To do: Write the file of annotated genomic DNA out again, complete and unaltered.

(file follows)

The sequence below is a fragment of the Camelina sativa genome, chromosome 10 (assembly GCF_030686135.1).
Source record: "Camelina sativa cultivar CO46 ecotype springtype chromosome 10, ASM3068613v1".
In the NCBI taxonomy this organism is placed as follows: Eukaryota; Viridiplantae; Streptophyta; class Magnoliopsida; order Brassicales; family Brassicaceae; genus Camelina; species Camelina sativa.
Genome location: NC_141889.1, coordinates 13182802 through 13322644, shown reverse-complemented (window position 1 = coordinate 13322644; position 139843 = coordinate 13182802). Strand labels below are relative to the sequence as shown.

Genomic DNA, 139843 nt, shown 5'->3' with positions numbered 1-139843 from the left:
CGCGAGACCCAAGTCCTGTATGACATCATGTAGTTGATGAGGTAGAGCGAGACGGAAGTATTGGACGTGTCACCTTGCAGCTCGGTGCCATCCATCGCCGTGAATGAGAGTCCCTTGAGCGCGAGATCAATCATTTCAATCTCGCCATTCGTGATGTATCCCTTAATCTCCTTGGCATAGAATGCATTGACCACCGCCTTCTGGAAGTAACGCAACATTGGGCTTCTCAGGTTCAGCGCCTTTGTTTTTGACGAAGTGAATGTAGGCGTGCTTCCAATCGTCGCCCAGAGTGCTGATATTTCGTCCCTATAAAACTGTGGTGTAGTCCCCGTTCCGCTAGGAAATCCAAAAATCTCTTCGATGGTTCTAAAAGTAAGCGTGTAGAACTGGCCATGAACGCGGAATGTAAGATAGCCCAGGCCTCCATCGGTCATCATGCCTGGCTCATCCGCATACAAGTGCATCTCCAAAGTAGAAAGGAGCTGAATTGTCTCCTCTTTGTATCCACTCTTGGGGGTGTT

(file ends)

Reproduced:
The sequence below is a fragment of the Camelina sativa genome, chromosome 10 (assembly GCF_030686135.1).
Source record: "Camelina sativa cultivar CO46 ecotype springtype chromosome 10, ASM3068613v1".
In the NCBI taxonomy this organism is placed as follows: Eukaryota; Viridiplantae; Streptophyta; class Magnoliopsida; order Brassicales; family Brassicaceae; genus Camelina; species Camelina sativa.
Genome location: NC_141889.1, coordinates 13182802 through 13322644, shown reverse-complemented (window position 1 = coordinate 13322644; position 139843 = coordinate 13182802). Strand labels below are relative to the sequence as shown.

Genomic DNA, 139843 nt, shown 5'->3' with positions numbered 1-139843 from the left:
CGCGAGACCCAAGTCCTGTATGACATCATGTAGTTGATGAGGTAGAGCGAGACGGAAGTATTGGACGTGTCACCTTGCAGCTCGGTGCCATCCATCGCCGTGAATGAGAGTCCCTTGAGCGCGAGATCAATCATTTCAATCTCGCCATTCGTGATGTATCCCTTAATCTCCTTGGCATAGAATGCATTGACCACCGCCTTCTGGAAGTAACGCAACATTGGGCTTCTCAGGTTCAGCGCCTTTGTTTTTGACGAAGTGAATGTAGGCGTGCTTCCAATCGTCGCCCAGAGTGCTGATATTTCGTCCCTATAAAACTGTGGTGTAGTCCCCGTTCCGCTAGGAAATCCAAAAATCTCTTCGATGGTTCTAAAAGTAAGCGTGTAGAACTGGCCATGAACGCGGAATGTAAGATAGCCCAGGCCTCCATCGGTCATCATGCCTGGCTCATCCGCATACAAGTGCATCTCCAAAGTAGAAAGGAGCTGAATTGTCTCCTCTTTGTATCCACTCTTGGGGGTGTT